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To evaluate the effectiveness of teaching core tendon repairs using a simulation model, ten surgical residents with no prior experience repairing flexor tendons were taught a four-strand cruciate repair. The residents then performed ten repairs each on a simulated tendon (a round synthetic bait worm 10 mm in diameter) while being timed and graded by a hand surgeon using a global rating scale (1 to 5). Six residents also performed a zone IV flexor tendon repair on a fresh frozen cadaver—three residents who had practiced and three other residents who had no practice on the simulated tendon. The mean initial quality score was 2.4/5.0 which improved to 4.8/5.0 by the tenth trial. There was a significant incremental improvement in mean performance from trial 1 to 10 (p<0.0001). The mean times to complete the first and last repairs were 5.4 and 3.0 min, respectively. In the cadaver trial, there was statistically significant evidence (p=0.05, one-sided Wilcoxon exact test) that the three residents previously trained with the simulated tendon had a higher median performance (4.4, min=4.3, max=4.8) than the three who had not been trained (1.8, min=1.7, max=2.1). The mean times to complete the repairs were 4.0 and 5.8 min, respectively. In conclusion, this inexpensive model mimics an in vivo tendon repair experience with sufficient fidelity to justify its use in training residents to perform a tendon repair.
The training of surgical residents presents the challenge of teaching psychomotor skills on live patients. The early part of the learning curve fraught with errors and mistakes due to inexperience has real morbidity, yet inexperience can only be remedied by operating. Ensuring that this interface between trainee and patient occurs safely is one of the biggest responsibilities given to academic surgeons. Surgical simulation is therefore a necessary educational tool [5, 6, 11], allowing the trainee to develop technical skill sets without the added pressure and risk of learning or improving a technique on a living patient. Teaching a resident how to repair a flexor tendon is particularly difficult since the surgical skill is technically demanding, and ultimate function is directly proportionate to surgical skill; there is little room for error, but the learning surgeon commits many mistakes. Developing the fine motor skills needed to repair a tendon via surgical simulation while removed from the stress of the operating room is ideal and should enhance the trainee’s ability to focus on and combine those other aspects of being a well-rounded surgeon when in the operating room.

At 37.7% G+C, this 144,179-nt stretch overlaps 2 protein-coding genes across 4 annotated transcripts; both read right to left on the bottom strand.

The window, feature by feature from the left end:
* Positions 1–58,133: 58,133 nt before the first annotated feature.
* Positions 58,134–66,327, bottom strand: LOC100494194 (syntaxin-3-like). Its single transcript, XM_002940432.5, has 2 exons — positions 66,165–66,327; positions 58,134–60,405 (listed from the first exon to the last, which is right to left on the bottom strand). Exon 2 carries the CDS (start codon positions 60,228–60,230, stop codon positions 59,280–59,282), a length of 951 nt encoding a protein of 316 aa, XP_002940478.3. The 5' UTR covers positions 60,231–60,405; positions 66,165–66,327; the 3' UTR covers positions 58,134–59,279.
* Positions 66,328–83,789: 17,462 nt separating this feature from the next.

The purpose of this study was to evaluate the effectiveness of teaching residents how to repair a tendon using a simulation model designed to be efficient, simple, and inexpensive .
The study was conducted with the approval of the Institutional Review Board. Ten post-graduate, years 1 through 4 surgical residents with little or no prior experience repairing tendons, were taught how to perform a four-strand cruciate flexor tendon repair  by watching a 5-min instructional video. The video, created by the authors, showed a stepwise diagrammatic description of the repair. A single repair was then demonstrated using the simulated tendon (Fig. 1). The residents then performed ten repairs each on the simulated tendon while being timed and graded by a hand surgeon using a standardized checklist and global rating scale (Figs. 2 and and3)3) . The global rating scale contains nine categories; each category is graded on a scale from 1 to 5 ranging from “extremely poor” to “outstanding/mastery”, respectively. The majority of the residents accomplished their repairs in one to three sessions; one resident required four sessions. Three additional residents were not trained and did not practice on the simulated tendon.
The simulated tendon was a white, round, flexible, synthetic bait worm 10 mm in diameter and 6 cm long (Gary Yamamoto Custom Baits, Page, AZ, USA). The rubber worm was transected at its midpoint and pinned to a foam board taped securely to the underlying table. The residents used standard surgical instruments and a 4-0 monofilament suture for the repair. A reference diagram was placed adjacent to the repair station. When necessary, verbal guidance was given during the first repair only.
To assess the value of the simulated training experience, each resident was asked to evaluate the training exercise after the first repair. In addition, approximately 6 months later, six residents performed a single zone IV flexor tendon repair on a fresh frozen cadaver. Three residents were chosen at random from the ten who had simulation practice. The other three residents were those who had no simulation practice; they were given only a brief description of the repair technique (no video was shown) and active instruction as needed during the repair. All six residents could look at a repair diagram. They were timed and graded in the same manner as previously described.
All continuous variables of interest were summarized by trial using descriptive statistics (mean ± SD). The data on primary outcomes including mean performance was analyzed using a linear mixed model with trial effect (i.e., 1, 2,…, 10 trial) and group effect (group 1, all 10 trials were done on 1 day; group 2, all 10 trials were done on two different days; and group 3, all 10 trials were done on three or more different days) modeled as fixed effects; the ten residents were modeled as random effect.
Different correlation structures were tried in the model under the assumption that unequal time difference among trials had no effect on primary outcomes; the most appropriate model was chosen based on Akaike’s information criterion.